Q: I really enjoyed your piece about enjoying the winter’s darkness.
It made me wonder if Iceland has the same crazy tradition of changing the clocks twice each year, as we do in the US. In the autumn we set the clocks back one hour, and then in the spring we reset them to the correct time again. Everybody hates this, and the entire state of Arizona refuses to go along with it at all.
We call it “daylight savings time.”
Does Iceland inflict this temporal torture on its citizens as well?
Michael Kelly, USA
A: No, the clocks are not changed twice a year in Iceland as in most other countries. The time stays the same all-year round. It wasn't always like that, though. According to the Almanac of the University of Iceland, between 1943 and 1968 Icelanders changed the clocks twice a year. After that “summer time” was made the standard time in Iceland and it remained the same all year round. It has, however, been discussed to change it again.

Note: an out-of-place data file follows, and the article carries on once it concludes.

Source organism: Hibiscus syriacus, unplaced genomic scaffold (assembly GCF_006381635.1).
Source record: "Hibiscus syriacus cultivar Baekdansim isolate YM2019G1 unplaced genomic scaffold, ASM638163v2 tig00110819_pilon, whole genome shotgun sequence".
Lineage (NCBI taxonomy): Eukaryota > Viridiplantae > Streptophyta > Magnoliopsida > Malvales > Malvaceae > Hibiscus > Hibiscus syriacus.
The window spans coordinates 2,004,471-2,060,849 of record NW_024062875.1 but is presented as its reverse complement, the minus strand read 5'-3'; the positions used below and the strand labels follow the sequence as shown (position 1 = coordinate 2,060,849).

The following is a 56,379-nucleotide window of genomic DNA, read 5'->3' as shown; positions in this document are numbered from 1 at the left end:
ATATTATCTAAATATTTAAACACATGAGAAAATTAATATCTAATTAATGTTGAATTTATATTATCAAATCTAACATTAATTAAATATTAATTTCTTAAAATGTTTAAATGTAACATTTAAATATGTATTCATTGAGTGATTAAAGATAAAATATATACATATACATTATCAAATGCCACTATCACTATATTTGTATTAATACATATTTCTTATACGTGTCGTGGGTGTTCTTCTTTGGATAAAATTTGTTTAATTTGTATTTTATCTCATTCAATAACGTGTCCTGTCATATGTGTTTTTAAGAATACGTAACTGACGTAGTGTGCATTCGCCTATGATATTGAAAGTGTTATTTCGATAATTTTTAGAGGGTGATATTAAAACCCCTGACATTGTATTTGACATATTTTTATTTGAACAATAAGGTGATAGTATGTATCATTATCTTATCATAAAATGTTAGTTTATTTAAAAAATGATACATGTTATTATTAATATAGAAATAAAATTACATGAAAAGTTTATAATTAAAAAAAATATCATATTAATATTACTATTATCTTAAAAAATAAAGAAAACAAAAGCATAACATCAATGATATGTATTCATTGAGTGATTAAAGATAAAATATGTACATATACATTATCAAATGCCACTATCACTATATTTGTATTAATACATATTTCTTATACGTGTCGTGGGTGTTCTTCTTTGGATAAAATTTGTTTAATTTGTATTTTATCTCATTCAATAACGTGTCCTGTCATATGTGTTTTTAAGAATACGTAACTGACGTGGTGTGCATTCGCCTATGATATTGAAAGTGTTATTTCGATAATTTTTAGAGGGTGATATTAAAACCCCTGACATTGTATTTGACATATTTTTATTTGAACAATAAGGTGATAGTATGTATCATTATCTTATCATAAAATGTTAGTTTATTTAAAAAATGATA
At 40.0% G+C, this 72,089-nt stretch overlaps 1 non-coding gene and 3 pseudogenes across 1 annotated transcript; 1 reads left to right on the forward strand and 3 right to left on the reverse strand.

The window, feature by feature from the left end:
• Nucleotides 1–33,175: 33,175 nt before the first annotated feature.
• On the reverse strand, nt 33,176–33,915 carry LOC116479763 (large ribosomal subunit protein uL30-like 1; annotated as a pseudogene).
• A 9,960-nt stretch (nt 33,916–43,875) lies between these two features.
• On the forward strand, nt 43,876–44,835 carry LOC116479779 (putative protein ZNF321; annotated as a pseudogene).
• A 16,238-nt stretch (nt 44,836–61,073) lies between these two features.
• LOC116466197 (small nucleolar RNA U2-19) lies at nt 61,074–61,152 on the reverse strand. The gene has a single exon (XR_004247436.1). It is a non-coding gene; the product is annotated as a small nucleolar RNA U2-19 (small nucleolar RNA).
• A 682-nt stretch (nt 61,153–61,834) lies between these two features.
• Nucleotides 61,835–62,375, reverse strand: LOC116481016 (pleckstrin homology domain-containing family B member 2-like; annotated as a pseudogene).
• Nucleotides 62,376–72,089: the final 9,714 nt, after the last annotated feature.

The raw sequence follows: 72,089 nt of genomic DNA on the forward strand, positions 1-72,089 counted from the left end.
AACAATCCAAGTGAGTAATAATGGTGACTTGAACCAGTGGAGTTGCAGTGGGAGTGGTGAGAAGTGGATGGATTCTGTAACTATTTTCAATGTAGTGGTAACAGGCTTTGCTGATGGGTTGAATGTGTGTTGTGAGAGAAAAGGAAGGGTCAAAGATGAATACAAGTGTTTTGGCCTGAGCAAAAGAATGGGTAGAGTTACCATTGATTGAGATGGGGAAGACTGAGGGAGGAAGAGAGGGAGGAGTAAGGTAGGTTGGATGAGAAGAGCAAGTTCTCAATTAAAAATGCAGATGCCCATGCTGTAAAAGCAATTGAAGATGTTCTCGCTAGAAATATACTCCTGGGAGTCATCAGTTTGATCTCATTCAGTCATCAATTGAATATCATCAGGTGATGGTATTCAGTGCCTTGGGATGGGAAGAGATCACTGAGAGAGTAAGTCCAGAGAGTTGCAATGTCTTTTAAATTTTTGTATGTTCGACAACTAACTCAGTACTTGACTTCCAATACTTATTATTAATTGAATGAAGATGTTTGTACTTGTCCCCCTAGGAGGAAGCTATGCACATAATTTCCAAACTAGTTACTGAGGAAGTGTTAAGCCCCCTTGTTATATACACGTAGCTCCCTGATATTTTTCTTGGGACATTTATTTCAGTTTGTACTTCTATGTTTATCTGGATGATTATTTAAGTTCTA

A bill, which was submitted to the Althingi parliament’s 126th legislative session in 2000-2001 but never accepted, proposes Iceland changes the clocks twice a year like other countries. It states it is inconvenient for Icelandic companies that have business partners in other countries that Iceland has a different time system. The time difference between Iceland and the European mainland is, for example, two hours in summer and one hour in winter. The bill states this arrangement is also inconvenient for airlines flying to Iceland.
Some argue that changing the clocks affects people’s health in a negative way and causes more traffic accidents, but according to the bill, those arguments do not hold water. On the contrary, changing the clocks has positive effects since people can enjoy the daylight longer. The bill admits changing the clocks would cause temporal disorder to the operations of companies and schools, yet states there would be more advantages than disadvantages involved if Iceland adopts this system.
But the bill was never accepted so the clocks in Iceland remain unchanged.